The Record - Issue 14: Autumn 2019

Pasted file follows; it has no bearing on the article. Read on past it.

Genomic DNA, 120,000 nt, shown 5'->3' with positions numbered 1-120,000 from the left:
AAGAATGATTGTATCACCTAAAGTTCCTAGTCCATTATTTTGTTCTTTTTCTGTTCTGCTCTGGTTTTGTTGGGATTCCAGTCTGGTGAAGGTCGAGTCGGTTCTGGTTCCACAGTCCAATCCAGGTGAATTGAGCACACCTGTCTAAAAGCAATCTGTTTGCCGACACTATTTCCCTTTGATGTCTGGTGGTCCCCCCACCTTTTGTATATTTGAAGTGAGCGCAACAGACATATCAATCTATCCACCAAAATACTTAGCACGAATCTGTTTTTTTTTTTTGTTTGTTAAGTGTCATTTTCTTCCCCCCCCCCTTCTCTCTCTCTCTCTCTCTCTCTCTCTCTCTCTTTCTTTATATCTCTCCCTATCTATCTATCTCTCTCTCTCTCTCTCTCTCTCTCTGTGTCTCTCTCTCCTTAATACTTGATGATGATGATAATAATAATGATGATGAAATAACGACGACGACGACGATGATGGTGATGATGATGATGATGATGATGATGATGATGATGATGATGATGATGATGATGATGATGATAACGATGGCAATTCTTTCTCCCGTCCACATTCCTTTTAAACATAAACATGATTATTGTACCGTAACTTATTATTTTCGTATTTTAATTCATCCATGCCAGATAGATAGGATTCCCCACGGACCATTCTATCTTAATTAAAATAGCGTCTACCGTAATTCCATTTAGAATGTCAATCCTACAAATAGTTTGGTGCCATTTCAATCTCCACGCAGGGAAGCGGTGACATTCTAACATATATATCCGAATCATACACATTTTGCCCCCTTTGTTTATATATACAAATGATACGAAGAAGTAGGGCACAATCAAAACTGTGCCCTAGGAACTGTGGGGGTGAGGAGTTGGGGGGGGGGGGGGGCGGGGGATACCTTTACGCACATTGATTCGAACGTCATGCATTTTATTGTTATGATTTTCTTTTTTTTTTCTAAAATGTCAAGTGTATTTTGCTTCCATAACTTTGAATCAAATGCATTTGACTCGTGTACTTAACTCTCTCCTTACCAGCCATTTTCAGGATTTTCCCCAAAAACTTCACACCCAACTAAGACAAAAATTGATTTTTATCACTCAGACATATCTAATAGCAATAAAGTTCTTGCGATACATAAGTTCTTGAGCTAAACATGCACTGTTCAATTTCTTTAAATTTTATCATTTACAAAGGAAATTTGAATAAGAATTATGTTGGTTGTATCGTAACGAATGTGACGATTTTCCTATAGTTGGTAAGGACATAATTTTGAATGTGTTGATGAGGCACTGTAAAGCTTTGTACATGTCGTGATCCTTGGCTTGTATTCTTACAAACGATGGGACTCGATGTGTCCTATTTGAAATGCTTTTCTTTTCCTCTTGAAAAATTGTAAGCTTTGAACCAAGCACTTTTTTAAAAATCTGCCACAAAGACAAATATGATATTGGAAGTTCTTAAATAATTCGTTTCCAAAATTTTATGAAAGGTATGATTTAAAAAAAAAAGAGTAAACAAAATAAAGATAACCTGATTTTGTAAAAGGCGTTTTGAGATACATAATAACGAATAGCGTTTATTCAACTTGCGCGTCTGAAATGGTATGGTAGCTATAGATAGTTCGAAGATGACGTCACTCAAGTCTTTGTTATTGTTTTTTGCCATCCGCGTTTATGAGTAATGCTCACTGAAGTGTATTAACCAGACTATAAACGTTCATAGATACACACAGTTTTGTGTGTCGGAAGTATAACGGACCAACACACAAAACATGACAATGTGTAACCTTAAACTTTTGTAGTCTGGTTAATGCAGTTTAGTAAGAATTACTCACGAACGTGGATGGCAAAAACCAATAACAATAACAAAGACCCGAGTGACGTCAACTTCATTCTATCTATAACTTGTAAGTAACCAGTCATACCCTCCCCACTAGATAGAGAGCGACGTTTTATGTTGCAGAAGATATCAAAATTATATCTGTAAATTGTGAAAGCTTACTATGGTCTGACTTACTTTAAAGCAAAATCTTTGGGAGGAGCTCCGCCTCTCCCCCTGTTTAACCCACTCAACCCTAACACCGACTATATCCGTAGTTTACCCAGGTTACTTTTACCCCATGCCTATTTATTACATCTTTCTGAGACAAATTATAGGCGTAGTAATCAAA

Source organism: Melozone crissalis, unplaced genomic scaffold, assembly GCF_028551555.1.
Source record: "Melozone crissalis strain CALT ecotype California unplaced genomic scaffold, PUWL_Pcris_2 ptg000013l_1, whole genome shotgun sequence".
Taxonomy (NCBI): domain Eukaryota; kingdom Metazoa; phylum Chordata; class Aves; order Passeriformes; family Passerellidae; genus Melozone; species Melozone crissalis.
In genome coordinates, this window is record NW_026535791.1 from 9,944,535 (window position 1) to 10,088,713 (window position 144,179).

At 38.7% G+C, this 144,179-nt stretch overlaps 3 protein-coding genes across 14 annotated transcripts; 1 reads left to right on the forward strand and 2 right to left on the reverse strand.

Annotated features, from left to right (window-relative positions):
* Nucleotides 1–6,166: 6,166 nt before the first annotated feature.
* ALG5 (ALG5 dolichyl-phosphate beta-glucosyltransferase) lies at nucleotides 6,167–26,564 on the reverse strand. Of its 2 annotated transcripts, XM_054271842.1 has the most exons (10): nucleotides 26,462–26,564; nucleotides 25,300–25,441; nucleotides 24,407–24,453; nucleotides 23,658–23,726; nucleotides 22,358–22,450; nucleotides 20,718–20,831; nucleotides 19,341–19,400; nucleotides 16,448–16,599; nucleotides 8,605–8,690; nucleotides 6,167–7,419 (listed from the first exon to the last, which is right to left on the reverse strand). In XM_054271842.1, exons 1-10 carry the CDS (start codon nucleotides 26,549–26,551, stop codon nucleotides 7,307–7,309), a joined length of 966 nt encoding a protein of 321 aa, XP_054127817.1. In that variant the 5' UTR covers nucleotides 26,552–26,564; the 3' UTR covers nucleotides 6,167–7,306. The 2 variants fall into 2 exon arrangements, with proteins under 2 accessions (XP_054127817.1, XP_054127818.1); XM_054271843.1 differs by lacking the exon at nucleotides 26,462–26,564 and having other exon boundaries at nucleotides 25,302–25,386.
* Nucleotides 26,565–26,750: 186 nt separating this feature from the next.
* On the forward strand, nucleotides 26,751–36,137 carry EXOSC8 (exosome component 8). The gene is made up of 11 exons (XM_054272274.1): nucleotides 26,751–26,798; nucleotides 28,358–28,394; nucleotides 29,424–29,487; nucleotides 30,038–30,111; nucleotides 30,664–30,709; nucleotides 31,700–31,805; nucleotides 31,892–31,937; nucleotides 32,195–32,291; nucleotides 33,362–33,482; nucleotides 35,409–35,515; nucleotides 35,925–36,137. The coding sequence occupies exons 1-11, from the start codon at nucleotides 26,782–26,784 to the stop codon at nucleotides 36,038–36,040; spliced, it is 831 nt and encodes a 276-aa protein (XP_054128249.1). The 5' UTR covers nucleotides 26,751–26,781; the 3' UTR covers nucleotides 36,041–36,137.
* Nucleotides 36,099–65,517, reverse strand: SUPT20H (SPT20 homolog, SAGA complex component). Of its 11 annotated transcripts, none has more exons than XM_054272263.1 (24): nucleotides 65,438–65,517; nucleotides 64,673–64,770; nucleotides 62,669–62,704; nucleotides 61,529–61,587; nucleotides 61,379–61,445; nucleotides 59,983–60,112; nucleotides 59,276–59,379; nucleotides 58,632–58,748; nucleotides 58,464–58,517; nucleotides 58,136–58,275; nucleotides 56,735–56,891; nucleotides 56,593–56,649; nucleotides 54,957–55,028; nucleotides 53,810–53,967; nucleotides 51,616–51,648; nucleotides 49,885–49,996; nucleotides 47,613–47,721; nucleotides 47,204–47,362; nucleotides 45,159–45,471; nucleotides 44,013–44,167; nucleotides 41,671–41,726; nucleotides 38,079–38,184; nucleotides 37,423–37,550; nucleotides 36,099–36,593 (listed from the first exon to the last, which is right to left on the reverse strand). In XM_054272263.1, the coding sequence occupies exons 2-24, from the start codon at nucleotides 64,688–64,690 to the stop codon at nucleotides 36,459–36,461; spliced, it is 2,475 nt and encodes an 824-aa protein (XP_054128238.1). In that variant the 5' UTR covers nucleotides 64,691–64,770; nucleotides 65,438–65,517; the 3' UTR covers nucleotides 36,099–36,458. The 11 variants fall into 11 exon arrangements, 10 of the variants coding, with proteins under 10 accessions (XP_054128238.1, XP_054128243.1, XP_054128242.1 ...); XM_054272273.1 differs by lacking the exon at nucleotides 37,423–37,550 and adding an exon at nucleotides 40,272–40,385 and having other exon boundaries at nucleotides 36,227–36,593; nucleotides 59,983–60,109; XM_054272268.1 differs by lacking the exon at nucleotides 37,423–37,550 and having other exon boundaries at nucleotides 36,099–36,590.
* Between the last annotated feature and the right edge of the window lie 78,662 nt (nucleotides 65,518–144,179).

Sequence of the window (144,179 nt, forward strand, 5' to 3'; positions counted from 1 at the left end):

79  F I NANC I A L S E R V I C E S many banks to use our services while limiting the investment, so we deploy it; virtualisation and containerisation allow for better resiliency and smoother deployments, so we use them. When newer technologies enable us to provide better solutions, we will develop and deploy them, too. And when we move forward, we will continue to ensure our community is able to move with us and embrace innovation cost efficiently.” The data-driven relationships that are emerg- ing hold great potential for organisations that can successfully leverage their data and make the best use of human and machine capabilities. “The potential and need for data analytics in the financial industry has grown dramatically over the last decade – with an even greater impact forecast for the future,” says Young. “At SWIFT, we have the opportunity to generate more value out of the broader transaction data set we manage for both the improvement of our product devel- opment processes and to deliver better business intelligence services to our customers. Increased and better use of data, along with AI and machine learning tools, are already improving screening algorithms and reducing the number of false pos- itives leading to higher rates of straight-through processing. As better data and more mature AI becomes available, manual intervention will natu- rally reduce even further. Another key issue is the need to solve the problem of missing or incorrect data – and SWIFT is leading on this, too, with its range of message validation tools.” As the domestic payments industry has trans- formed, momentum has naturally carried over into the cross-border payments. “Instant pay- ments technology in some domestic payment systems has driven global demand to be able to pay and be paid in real time, putting the obli- gation on us to meet these expectations when it comes to cross-border payments,” says Young. “Recently we have made huge strides with instant payments around the world by using our existing rails for cross-border payments to meet today’s need for speed, traceability and transparency.” The innovation that has transformed domes- tic retail payments is already facilitating huge improvements in cross-border payments. By embracing the SWIFT gpi standard in global payments, for example, Young says that banks are now sending and receiving funds quickly and securely to anyone, anywhere in the world, with full transparency over where a payment is at any given moment. Over the next few years this momentum will significantly impact the cross-border payments experience. “Translating these gains to cross-border pay- ments ismore challenging for anumber of reasons,” says Young. “More than 200 jurisdictions and 180 different currencies globally means different chal- lenges to overcome to make seamless cross-border payments a reality. Nevertheless, new technology and the demands of the global economy necessitate ever-faster, secure payments. All payments in the future will need to be instant, transparent, ubiqui- tous, and secure – account-to account, anywhere, at any time. With the help of new technology, we are creating a cross-border payments experience on par with the fastest domestic systems.” Interoperability enables innovation To optimise the benefits of cloud and AI, banks need to make sure new and existing technologies work efficiently together. “AI is taking hold across many areas of the retail banking ecosystem,” says Hans Tesselaar, executive director at the Banking Industry Architecture Network (BIAN). “One of the ways we see AI being used is to improve compliance and security in payments through the automation of KYC and AML processes. In these areas, AI would remove the human effort required to ensure safe and secure payments. Additionally, it will also work to spot anomalies and suspicious activity much better than even the most experienced of eyes.” With legacy technology still prevalent in most established banks, Tesselaar says new technology must be interoperable with existing systems to ensure the benefits of it are truly felt. “New technologies built without interoperability in mind won’t just create inefficiencies in the back end, they will also likely lead to a disjointed customer experience no better than what is already in place. For true innovation to take place, interoperability must be a number one consideration.” A collaborative, not-for-profit ecosystem of leading banks, technology providers, consultants and academics, BIAN uses the insight and expertise of its members to work out how the organisation can tackle key business challenges in areas such as payments, cards and fraud. “BIAN brings together the expertise to help banks create seamless experiences,” explains Tesselaar. “We take on the hard work around developing future-ready, internationally compliant API services because we are passionate about developing services that are fit for future customers and can help our industry thrive.”

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